Evansville teachers vote to reopen contract
The Evansville Education Association voted Monday and Tuesday. The vote passed in each of the four schools, union President Bill Hartje said.
"We're very excited," Superintendent Heidi Carvin said. "The hard work is still ahead of us, but at least we're going to be at the table together to work (something out) that will work for us in Evansville."
"The main thing to me," Hartje said, "is this kind of affirms that the board has tried to work with us, and we've tried to work with them over the years, and we want to continue that trend."
The teachers contract goes through June 2013 and includes teachers paying 5 percent of their health insurance premiums and half of their retirement contributions.
Carvin said she couldn't talk about specific contract changes the district would seek.
Hartje said the union likely would look at the cost of living increase and whether any changes could be made to insurance that would not harm members but save money.
The salary schedule is tied to the consumer price index, which officials assumed when the contract was settled would be an increase of 1 percent. That index now is around 3 percent.
Other unions in the district have contracts with salary increases of 1 percent.
"I know that many people are apprehensive, and with good reason given the actions of the politicians this year," Hartje wrote in an email to district staff and the school board. "We now need to do the hard work of figuring out what kinds of cost savings we can accept as a group, if any. But at least we are giving it a shot."
In February, the school district and teachers union came together in record fashion when changes at the state level loomed. A new teachers contract was negotiated and approved within two days.
"I think this is a tribute to our many teacher leaders and the consideration that our board and administration extended to us last March," Hartje wrote in his email.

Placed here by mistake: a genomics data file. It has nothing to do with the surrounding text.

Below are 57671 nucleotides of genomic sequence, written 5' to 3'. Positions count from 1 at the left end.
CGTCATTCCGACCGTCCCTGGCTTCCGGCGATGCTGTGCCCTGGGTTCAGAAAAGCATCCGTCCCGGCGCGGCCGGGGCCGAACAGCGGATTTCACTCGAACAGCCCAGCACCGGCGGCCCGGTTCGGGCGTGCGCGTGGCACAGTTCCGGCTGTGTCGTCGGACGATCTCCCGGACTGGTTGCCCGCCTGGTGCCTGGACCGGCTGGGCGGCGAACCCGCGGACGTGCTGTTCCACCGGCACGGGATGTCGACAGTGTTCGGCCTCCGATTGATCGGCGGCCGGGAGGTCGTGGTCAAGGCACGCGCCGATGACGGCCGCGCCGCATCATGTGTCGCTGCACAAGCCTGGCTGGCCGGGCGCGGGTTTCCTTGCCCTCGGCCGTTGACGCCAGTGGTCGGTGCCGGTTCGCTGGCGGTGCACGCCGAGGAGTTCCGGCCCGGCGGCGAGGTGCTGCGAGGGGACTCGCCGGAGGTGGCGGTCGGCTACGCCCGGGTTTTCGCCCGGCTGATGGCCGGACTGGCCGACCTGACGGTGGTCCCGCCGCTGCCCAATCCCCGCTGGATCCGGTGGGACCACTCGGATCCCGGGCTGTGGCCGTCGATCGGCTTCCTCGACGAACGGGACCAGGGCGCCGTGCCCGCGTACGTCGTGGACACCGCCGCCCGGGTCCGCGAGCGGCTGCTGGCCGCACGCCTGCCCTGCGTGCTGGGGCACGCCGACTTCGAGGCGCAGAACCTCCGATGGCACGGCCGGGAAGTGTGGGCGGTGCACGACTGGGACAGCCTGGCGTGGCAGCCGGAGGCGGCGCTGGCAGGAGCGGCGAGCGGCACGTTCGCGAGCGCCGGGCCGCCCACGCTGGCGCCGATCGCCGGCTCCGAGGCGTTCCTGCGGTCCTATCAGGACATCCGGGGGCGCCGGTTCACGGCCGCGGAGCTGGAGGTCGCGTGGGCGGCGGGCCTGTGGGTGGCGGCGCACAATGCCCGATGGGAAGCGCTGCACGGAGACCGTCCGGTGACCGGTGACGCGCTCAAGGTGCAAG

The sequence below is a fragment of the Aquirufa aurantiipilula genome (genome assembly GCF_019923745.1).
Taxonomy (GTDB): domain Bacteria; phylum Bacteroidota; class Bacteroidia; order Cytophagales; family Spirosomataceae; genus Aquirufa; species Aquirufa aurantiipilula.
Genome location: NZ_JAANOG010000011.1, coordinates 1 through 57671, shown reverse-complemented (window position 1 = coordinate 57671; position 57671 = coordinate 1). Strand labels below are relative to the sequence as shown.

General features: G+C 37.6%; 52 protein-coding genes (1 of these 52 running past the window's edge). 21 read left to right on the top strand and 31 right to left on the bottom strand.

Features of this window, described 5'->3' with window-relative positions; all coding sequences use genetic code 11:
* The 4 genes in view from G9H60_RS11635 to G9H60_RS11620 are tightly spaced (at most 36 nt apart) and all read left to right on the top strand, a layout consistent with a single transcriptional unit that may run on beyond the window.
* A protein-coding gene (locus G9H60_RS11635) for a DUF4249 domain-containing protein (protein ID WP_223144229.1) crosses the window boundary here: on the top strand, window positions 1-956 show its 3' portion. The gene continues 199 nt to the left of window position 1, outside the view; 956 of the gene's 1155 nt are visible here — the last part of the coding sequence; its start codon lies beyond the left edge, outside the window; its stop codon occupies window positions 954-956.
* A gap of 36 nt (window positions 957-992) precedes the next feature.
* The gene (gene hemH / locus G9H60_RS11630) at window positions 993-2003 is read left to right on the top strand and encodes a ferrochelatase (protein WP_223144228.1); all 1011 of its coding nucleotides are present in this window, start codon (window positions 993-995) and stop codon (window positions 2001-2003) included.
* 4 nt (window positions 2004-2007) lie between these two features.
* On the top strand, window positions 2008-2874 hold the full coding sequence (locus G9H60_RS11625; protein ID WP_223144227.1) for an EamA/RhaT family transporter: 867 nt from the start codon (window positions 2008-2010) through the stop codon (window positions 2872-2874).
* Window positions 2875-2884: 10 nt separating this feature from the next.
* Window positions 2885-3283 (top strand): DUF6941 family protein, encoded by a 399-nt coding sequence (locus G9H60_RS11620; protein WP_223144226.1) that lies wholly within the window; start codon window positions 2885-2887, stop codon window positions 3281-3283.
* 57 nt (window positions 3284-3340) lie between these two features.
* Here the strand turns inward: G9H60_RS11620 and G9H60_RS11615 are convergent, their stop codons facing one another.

Negotiations will move quickly after the holidays because changes need to be voted on and approved by union members and the school board by Feb. 20. State legislation that went into effect in November allows public sector unions to open their contracts to make concessions while keeping the rest of the contract intact.
The school board's next meeting is Monday, Jan. 9, but Carvin said a special meeting might be scheduled earlier.
Without concessions, the district would be looking at cutting $1.55 million in salary and benefits and about $50,000 in supplies and materials, which already have been cut, Carvin said.
Rather than make cuts this year, the school board decided to fill this year's deficit of about $600,000 using money from the district's fund balance. The district also faces a loss in federal aid next year, an increase in general expenses and an estimated 8 percent increase in health insurance costs, Carvin said.
"We're all in this together, and we'll see what we can do to make the best of a bad situation," Hartje told the Gazette.